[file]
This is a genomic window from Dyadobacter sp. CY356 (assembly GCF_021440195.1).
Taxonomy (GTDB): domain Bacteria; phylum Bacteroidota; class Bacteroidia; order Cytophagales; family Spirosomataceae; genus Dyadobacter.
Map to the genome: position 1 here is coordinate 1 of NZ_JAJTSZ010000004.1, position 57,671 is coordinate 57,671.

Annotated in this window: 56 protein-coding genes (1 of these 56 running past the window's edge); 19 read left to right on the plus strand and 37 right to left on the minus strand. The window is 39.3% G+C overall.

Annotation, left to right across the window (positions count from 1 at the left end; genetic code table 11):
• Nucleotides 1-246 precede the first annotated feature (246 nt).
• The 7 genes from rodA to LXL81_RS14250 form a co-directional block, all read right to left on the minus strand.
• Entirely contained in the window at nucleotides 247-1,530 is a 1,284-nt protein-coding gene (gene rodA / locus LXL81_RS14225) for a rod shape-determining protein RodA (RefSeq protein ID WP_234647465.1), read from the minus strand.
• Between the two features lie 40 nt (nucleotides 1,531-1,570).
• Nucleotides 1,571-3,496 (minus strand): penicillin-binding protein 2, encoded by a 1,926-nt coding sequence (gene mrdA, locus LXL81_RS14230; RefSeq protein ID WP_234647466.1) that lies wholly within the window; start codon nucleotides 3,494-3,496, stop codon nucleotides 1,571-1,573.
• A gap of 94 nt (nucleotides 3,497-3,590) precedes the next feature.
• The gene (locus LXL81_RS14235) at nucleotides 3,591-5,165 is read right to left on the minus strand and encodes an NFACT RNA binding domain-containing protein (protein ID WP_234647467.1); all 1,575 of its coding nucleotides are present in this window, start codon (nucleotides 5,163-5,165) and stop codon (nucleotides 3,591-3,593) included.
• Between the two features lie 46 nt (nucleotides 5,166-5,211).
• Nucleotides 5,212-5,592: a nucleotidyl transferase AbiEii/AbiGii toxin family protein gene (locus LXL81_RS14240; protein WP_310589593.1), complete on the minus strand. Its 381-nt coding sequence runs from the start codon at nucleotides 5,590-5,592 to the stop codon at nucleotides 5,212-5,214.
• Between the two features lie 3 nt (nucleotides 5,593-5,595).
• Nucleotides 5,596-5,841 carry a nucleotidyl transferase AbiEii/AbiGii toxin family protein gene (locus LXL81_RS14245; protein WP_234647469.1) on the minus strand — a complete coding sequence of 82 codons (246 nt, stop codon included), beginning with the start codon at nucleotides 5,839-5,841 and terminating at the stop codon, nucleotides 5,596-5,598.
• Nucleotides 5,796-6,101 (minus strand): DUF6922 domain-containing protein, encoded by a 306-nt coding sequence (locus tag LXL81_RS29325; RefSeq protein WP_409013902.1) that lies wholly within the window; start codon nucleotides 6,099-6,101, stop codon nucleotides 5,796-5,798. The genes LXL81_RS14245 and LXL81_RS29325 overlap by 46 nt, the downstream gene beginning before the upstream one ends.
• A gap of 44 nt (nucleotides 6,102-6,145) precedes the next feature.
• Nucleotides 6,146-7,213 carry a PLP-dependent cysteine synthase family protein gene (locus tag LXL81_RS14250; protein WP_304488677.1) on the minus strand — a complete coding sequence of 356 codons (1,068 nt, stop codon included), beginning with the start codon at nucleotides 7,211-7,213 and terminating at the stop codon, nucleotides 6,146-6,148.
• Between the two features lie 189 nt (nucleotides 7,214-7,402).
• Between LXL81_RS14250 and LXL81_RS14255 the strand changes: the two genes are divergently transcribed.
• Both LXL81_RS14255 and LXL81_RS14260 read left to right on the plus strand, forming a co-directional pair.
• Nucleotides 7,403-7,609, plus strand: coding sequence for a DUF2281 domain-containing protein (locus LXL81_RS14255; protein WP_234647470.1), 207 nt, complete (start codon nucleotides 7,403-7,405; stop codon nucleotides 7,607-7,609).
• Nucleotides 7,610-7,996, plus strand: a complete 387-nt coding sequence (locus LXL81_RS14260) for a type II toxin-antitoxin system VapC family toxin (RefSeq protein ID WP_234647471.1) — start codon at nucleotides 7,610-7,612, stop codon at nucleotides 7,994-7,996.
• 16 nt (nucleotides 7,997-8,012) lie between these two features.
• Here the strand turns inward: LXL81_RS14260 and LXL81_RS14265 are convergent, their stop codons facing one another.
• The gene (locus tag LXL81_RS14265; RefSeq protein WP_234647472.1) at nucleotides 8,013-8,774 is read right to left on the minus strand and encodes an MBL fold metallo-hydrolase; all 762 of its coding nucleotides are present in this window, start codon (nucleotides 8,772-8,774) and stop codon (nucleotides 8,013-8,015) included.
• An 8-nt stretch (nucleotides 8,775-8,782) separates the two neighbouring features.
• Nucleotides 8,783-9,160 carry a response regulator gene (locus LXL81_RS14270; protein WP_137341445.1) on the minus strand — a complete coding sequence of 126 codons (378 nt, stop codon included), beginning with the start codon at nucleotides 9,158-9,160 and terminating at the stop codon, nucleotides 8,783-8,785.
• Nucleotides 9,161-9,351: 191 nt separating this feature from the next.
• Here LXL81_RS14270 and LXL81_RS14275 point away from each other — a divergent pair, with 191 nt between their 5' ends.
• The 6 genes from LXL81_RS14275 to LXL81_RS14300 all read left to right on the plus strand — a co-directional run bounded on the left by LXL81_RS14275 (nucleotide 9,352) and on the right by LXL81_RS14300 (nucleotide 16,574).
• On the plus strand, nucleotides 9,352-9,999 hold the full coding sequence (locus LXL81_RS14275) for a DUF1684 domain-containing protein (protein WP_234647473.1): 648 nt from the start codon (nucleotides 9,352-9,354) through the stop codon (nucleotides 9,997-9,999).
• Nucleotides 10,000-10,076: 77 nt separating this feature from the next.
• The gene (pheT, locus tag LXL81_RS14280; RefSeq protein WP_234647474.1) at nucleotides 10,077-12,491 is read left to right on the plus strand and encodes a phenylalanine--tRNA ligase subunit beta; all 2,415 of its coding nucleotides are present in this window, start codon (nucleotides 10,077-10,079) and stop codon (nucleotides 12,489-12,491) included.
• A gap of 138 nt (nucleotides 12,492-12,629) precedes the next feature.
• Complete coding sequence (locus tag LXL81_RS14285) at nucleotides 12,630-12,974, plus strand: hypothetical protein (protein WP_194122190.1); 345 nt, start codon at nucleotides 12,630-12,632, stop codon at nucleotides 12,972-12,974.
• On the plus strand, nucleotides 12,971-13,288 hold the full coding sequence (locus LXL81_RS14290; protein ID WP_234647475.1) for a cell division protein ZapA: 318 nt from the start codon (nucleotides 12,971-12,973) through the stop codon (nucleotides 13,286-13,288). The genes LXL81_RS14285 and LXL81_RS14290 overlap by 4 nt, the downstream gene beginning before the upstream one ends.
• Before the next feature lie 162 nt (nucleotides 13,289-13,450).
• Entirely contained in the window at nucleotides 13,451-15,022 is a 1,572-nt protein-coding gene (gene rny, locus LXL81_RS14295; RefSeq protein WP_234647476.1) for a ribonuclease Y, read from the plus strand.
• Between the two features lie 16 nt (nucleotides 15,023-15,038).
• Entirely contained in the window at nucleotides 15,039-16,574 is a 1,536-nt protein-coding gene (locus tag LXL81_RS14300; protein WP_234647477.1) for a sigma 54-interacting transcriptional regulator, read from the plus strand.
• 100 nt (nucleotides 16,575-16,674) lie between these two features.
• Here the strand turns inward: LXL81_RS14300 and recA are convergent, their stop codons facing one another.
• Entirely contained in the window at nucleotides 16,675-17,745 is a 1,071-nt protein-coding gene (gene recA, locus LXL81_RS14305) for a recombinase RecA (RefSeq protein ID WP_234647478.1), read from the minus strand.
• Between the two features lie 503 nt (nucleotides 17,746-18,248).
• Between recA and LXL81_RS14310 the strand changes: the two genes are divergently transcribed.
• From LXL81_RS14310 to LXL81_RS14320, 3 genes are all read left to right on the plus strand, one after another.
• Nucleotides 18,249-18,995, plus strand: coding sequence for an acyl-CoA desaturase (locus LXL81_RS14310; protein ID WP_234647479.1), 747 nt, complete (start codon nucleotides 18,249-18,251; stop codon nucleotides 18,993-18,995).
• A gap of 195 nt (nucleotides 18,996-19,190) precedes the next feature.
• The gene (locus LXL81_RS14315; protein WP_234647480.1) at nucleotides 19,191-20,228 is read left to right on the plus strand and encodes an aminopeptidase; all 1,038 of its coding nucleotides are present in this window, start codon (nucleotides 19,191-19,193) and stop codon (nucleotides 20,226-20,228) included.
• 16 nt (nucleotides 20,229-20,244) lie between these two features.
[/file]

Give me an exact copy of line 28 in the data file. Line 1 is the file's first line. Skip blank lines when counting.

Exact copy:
• An 8-nt stretch (nucleotides 8,775-8,782) separates the two neighbouring features.